Income Equity Fund IPOs

Terry Flanagan

Miller/Howard Investments, with $9 billion under management, has launched its first closed-end fund, Miller/Howard High Income Equity Fund, which debuted on November 25 on the New York Stock Exchange under the symbol HIE.

HIE, which priced at $20, raised $245 million from the IPO. The fund seeks dividend income as its primary objective, with a secondary objective of capital appreciation. It will invest at least 80% of its total assets in distribution-paying equity of U.S. companies, with the balance invested mainly in master limited partnerships and put/call writing.

“Our idea is to have a fund that actually earns the distribution,” Lowell Miller, CEO of Miller/Howard Investments, told Markets Media. “So at the outset, 85% of our distribution is going to be earned by the portfolio itself. We’re going to enhance that with a little bit of the spread that we can get from the difference between leverage and income that we can receive, and do a little bit of call and put writing. But only on this 20% portion, nothing on the actual portfolio portion, so the portfolio has opportunity to appreciate.”

In so doing, Miller/Howard is “addressing a problem in closed-end funds, namely the fact that almost all of the distribution initially is going to be paid for by the portfolio income, which is totally novel,” said Miller.

The closed-end fund structure is ideally suited to income equity strategies because, unlike mutual funds and ETFs, the number of shares is fixed. “When you have an open-end fund, you have a lot of cash flows in and out; with a closed-end fund you don’t,” said Jack Leslie, chief investment officer at Miller/Howard. “We can be more fully invested. Cash is earning you nothing.”

HIE is the first equity income closed-end fund since 2007, and the first fund from a manager who specializes in high net worth and ultra-high end worth investors, according to Miller.

“The only equity-like closed-end funds that have been done since then have been MLP [master limited partnership] funds,” he said. “There have been no straight equity funds.”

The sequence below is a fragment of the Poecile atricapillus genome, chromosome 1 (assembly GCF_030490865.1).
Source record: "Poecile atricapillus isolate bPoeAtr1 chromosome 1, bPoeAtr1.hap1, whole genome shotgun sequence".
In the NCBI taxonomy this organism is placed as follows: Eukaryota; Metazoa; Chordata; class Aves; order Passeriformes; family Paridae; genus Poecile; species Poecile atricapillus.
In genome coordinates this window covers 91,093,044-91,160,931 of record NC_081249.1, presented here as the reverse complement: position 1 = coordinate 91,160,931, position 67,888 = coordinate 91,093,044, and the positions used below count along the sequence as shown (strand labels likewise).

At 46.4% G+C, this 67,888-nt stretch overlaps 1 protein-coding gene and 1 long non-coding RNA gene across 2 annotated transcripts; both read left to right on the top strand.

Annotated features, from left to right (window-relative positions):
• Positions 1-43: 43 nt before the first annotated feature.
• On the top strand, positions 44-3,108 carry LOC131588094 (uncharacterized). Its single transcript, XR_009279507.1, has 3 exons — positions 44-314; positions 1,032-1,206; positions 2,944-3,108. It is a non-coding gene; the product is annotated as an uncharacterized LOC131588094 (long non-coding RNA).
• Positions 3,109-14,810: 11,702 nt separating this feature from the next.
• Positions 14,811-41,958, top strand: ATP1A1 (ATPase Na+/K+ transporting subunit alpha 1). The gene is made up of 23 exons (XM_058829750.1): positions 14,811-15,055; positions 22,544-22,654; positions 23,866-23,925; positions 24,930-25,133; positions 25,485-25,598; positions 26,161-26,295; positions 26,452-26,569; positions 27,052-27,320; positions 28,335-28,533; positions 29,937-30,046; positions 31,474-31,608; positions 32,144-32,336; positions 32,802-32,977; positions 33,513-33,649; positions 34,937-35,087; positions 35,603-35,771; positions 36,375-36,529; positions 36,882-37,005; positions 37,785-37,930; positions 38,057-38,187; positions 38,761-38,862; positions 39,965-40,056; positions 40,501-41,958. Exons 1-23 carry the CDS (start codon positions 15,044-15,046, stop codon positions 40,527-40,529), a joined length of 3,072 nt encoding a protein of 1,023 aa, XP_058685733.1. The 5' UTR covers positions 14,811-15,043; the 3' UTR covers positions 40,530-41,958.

The idea behind HIE is simple: invest in securities with high sustainable income. “It’s not rocket science, but we execute it time after time with discipline, which is the difference between us and an amateur investor,” said Miller. “It’s no different than an income property in real estate. You raise the rent; the value of the property goes up. So you’ve got to find good tenants so you can raise the rent.”

MLPs, which are exchange-traded entities, are limited by law to enterprises that engage in businesses pertaining to the use of natural resources, such as petroleum and natural gas extraction and transportation. As part of its investment strategy, HIE will invest in some MLPs.

Miller/Howard’s energy holdings, such as Kinder Morgan, Questar and NiSource, have performed well in excess of the S&P.

“People think you can’t make money on conservative stocks, which is not the case at all,” Miller said. “We tend to find income-producing stocks that have some un-priced value buried within them, that’s not reflected in the stock price. So in the case of Questar, it was their oil production. In the case of NiSource, it’s this vast network of pipes and infrastructure which happens to sit right under Marcellus [shale reserve].”

Featured image via Tomás Fano under creative commons

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